Just five weeks after steam haulage ended on Britain’s national network, classic locomotive types from the country’s illustrious railway past began to entertain eager crowds again. However, this time it was on a much smaller scale and courtesy of the world’s most famous railway publisher, who set up his own miniature line, the Great Cockcrow Railway, on a greenfield site in Surrey 50 years ago, writes Robin Jones.
Show me a Fifties’ or early Sixties’ short-trousered schoolboy who claims he never read, yet alone owned, an Ian Allan locospotters’ book – and I’ll show you a liar.
Back in 1942, a young Ian, who worked at Waterloo station in the Southern Railway’s PR department, had a brainwave of a business idea. He received so many requests from enthusiasts wanting lists of the company’s rolling stock that he decided to publish them in a book, the ABC of Southern Locomotives.
It was an overnight success and it led to similar titles covering other railway companies and, in short, not only was a major transport publishing venture formed, but it evolved into a business empire covering a host of other and often disparate interests.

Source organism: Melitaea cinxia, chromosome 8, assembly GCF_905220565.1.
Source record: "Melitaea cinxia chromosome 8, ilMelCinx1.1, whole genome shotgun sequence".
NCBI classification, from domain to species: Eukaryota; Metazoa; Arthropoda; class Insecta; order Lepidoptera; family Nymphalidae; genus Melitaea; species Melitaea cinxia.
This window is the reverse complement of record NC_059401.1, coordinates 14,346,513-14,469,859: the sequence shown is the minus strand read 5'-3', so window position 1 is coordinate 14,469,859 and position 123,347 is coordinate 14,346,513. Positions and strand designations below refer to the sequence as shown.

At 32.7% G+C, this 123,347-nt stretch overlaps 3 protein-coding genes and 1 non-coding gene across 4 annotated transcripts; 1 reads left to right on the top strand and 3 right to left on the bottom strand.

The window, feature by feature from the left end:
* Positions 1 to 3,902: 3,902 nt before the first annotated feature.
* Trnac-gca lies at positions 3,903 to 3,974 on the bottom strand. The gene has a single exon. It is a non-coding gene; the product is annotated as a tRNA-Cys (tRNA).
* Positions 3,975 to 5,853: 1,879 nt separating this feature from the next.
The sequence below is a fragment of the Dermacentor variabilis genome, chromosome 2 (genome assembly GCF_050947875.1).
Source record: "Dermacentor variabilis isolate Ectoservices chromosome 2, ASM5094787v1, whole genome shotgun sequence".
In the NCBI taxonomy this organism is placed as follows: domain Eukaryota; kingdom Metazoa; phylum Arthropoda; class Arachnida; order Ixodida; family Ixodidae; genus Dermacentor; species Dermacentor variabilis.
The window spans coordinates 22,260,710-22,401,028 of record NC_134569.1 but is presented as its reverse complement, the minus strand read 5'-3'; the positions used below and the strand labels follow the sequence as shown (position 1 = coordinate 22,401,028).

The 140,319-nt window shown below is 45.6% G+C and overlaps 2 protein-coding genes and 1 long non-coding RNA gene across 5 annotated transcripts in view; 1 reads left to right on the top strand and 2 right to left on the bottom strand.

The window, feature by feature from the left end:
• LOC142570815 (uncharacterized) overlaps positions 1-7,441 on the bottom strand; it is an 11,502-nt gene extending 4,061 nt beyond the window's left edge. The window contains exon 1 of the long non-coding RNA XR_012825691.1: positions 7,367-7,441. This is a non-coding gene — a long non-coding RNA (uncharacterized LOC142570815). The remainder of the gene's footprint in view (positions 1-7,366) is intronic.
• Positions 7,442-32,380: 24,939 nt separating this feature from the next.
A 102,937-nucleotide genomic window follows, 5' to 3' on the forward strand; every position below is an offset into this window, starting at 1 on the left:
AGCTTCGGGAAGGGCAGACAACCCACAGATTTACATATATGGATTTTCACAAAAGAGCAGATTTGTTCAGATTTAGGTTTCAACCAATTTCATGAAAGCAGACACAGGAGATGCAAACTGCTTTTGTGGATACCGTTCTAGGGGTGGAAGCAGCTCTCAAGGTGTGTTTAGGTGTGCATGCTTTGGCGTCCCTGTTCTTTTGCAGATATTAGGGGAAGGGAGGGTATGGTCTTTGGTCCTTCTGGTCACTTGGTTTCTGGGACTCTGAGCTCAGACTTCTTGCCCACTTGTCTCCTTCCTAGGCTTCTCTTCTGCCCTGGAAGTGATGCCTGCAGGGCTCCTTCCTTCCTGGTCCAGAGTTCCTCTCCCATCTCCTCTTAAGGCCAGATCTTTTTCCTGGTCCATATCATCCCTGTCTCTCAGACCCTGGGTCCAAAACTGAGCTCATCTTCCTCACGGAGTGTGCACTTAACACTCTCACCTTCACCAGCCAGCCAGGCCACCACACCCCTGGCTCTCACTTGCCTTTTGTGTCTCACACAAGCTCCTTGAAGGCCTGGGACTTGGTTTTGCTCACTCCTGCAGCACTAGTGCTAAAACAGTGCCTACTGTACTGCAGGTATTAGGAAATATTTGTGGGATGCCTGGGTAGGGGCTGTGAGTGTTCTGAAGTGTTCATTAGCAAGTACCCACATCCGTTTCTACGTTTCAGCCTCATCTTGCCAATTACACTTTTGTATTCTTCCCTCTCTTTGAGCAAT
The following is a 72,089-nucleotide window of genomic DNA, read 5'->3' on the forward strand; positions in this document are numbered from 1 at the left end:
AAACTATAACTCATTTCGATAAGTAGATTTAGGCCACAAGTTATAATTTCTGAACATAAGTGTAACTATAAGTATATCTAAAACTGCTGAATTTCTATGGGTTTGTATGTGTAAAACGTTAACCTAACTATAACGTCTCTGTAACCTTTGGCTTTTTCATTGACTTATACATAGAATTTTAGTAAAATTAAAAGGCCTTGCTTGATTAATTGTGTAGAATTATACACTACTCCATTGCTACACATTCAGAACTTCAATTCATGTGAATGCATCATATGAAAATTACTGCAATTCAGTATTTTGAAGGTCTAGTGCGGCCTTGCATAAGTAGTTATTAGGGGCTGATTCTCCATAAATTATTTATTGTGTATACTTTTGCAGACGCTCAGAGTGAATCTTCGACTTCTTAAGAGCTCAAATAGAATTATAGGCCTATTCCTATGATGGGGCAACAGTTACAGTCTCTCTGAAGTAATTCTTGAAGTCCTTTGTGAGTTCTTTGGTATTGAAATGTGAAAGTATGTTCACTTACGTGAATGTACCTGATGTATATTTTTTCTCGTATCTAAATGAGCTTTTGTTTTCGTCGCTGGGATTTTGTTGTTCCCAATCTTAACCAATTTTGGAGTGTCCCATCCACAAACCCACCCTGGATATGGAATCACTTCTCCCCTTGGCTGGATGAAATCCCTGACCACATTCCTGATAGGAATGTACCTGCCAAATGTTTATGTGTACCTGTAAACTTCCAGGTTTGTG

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That is a story for another day, but suffice to say that Ian did not stop at publishing books about railway rolling stock – he built his own railway.
While this year several events and special trains will mark the 50th anniversary of the end of BR steam, two other occasions mark its resurgence.
The first, as we have just seen, is the 50th anniversary of the opening of the Keighley & Worth Valley Railway, which quickly became a major influence on, and inspiration for, the embryonic heritage sector.
The second is the half centenary of the railway that Ian founded – the 7¼in gauge Great Cockcrow Railway, set up on a patch of land owned by the Allan family near Chertsey, and which opened on September 14, 1968. This year, on Sunday, September 9, it will hold a public open day to mark its 50th anniversary too.
Read more and view more images in Issue 244 of HR – on sale now!